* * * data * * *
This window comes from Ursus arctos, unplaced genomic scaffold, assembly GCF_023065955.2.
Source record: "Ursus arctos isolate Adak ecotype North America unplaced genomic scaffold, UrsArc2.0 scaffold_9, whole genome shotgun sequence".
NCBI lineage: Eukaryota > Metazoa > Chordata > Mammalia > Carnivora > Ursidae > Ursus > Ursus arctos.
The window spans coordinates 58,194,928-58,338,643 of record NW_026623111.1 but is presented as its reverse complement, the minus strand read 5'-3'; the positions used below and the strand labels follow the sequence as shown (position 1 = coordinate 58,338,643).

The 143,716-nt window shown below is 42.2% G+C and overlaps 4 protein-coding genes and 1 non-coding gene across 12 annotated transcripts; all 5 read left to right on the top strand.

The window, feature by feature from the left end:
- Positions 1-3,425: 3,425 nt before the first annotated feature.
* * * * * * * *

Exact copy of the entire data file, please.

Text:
This window comes from Ursus arctos, unplaced genomic scaffold, assembly GCF_023065955.2.
Source record: "Ursus arctos isolate Adak ecotype North America unplaced genomic scaffold, UrsArc2.0 scaffold_9, whole genome shotgun sequence".
NCBI lineage: Eukaryota > Metazoa > Chordata > Mammalia > Carnivora > Ursidae > Ursus > Ursus arctos.
The window spans coordinates 58,194,928-58,338,643 of record NW_026623111.1 but is presented as its reverse complement, the minus strand read 5'-3'; the positions used below and the strand labels follow the sequence as shown (position 1 = coordinate 58,338,643).

The 143,716-nt window shown below is 42.2% G+C and overlaps 4 protein-coding genes and 1 non-coding gene across 12 annotated transcripts; all 5 read left to right on the top strand.

The window, feature by feature from the left end:
- Positions 1-3,425: 3,425 nt before the first annotated feature.